Date Awarded


Document Type


Degree Name

Doctor of Education (Ed.D.)




Roger R. Ries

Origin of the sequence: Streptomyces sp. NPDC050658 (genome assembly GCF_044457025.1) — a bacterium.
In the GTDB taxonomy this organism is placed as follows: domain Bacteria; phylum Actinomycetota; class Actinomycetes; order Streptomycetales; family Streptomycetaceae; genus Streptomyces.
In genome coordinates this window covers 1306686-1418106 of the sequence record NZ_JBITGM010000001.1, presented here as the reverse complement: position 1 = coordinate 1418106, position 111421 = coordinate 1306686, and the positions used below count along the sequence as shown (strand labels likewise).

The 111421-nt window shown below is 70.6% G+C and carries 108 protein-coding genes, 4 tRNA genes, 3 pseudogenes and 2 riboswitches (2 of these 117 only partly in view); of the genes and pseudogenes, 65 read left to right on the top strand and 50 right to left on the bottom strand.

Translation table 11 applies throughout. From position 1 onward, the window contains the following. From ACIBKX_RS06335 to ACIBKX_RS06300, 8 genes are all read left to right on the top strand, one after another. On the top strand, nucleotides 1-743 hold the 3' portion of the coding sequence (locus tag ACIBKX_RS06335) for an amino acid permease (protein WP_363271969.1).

The purpose of the study was to investigate the relationship between academic intrinsic motivation and positive teacher verbal feedback, negative teacher verbal feedback, and student aptitude for academic work. The research questions evolved from the Cognitive Evaluation Theory of Edward Deci (Deci & Ryan, 1985) in which intrinsic motivation develops out of a sense of competence and self-determination. In that teacher verbal feedback to students provide messages about academic competence, it was hypothesized that positive verbal feedback would enhance intrinsic motivation and negative verbal feedback would be detrimental to intrinsic motivation.;The subjects for the study were 368 fourth and fifth grade students. Student academic intrinsic motivation was measured by a questionnaire developed by Harter (1981). Aptitude was assessed with the Cognitive Abilities Test (Thorndike & Hagen, 1985). Negative and positive teacher verbal feedback reactions were determined by classroom observers who coded all teacher verbal feedback reactions to the students in accordance with the observation system developed by Brophy and Good (1969). Through factor analysis the positive feedback factor and the negative feedback factor were formed from the verbal feedback categories loading with those factors.;Results revealed that both aptitude and positive verbal feedback correlate positively with academic intrinsic motivation. Aptitude for school work, positive verbal feedback, and grade level contributed about 8% of the total variance of intrinsic motivation. Negative verbal feedback did not contribute to the prediction of the level of intrinsic motivation. Due to the low level of variance attributed to these factors, conclusions which could be drawn are limited. However, it was suggested that in addition to studying factors influencing the sense of competency, classroom factors which would contribute to a sense of autonomy need to be included in future studies.



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